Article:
Now I’m a pretty liberal, open minded guy and I pride myself on my work tackling intimate and challenging issues with young people head on… but even I was surprised by my own internal struggle… perhaps it was the sobering words of the Safeguarding Officer from my recent training course still ringing in my ears, or perhaps it was some deep internalised shame, a hang over from Coach Carr’s sex ed class…
And then along came Stacy...
I’ll never forget our first workshop with Hawaiian performance artist Stacy Makishi. After looking round the Institute of Sexology at the Wellcome Collection in London we circled up to work with Stacy for the first time.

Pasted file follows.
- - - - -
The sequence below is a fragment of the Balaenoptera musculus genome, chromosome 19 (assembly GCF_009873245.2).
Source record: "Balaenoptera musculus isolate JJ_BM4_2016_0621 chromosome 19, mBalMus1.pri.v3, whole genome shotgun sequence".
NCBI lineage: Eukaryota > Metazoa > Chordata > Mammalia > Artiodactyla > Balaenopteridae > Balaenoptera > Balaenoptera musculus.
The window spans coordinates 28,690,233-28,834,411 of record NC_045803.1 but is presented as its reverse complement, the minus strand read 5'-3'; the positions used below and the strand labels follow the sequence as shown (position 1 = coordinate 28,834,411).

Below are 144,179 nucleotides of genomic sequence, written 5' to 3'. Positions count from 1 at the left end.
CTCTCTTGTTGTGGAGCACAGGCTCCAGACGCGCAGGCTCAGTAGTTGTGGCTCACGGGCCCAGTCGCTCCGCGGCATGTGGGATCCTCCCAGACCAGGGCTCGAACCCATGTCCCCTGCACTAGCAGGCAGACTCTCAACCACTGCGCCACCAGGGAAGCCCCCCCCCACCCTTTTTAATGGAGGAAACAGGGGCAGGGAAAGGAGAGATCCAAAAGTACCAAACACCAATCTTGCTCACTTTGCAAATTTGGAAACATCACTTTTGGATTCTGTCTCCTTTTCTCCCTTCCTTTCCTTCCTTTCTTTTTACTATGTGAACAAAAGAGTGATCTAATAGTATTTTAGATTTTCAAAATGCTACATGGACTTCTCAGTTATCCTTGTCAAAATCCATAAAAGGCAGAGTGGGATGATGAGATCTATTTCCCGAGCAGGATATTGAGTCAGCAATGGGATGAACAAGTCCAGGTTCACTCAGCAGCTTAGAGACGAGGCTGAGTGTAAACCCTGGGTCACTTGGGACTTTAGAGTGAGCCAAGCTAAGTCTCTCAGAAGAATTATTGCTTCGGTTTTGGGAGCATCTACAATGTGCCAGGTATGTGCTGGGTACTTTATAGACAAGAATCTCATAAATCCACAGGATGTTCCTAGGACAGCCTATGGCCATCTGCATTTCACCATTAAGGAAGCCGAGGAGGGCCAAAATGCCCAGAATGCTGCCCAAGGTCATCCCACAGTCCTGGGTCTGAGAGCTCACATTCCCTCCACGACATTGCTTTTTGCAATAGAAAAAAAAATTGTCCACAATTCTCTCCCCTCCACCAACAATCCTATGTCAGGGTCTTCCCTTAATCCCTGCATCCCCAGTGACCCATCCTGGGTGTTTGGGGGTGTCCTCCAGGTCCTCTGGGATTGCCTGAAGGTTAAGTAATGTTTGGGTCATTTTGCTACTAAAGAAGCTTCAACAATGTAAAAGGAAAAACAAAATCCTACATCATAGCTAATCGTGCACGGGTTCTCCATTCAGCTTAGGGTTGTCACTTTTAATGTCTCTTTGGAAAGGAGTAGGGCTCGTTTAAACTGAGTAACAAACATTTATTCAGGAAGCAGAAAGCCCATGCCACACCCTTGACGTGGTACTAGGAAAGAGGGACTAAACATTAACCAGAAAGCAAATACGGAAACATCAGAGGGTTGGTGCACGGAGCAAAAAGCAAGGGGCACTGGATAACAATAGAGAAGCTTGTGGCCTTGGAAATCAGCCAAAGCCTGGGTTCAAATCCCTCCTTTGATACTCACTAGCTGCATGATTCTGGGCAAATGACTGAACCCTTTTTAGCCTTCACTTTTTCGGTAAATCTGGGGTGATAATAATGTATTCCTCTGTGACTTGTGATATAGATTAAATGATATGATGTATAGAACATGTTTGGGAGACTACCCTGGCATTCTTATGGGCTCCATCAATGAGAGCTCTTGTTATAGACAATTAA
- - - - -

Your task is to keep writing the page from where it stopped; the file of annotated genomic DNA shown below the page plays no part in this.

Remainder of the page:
And within about 30 seconds she had everyone humping the carpet and faking orgasm… that kind of set the tone of what was to come.
Stacy introduced us to a word from her native Hawaii… ALOHA. It means many things, but first and foremost it means LOVE.
Love… not fear.
And it was then it became apparent to me.
For all the progress on sexual liberation we’ve made here in the UK… we’ve still got a long way to go to learn to love ourselves, our sexual partners and the sex we’re having.
From the minute we started the process of creating Under the Covers, it was clear that the conversations the young people in CYC wanted to have were urgent. These guys desperately needed and wanted to talk about sex and suddenly they had a platform, a voice
Firstly we bottom-lined our fears. What were they? And how were they holding us back?
And during these early conversations a particular phrase emerged. You'll hear it in the show a fair bit: there's something you should know about me...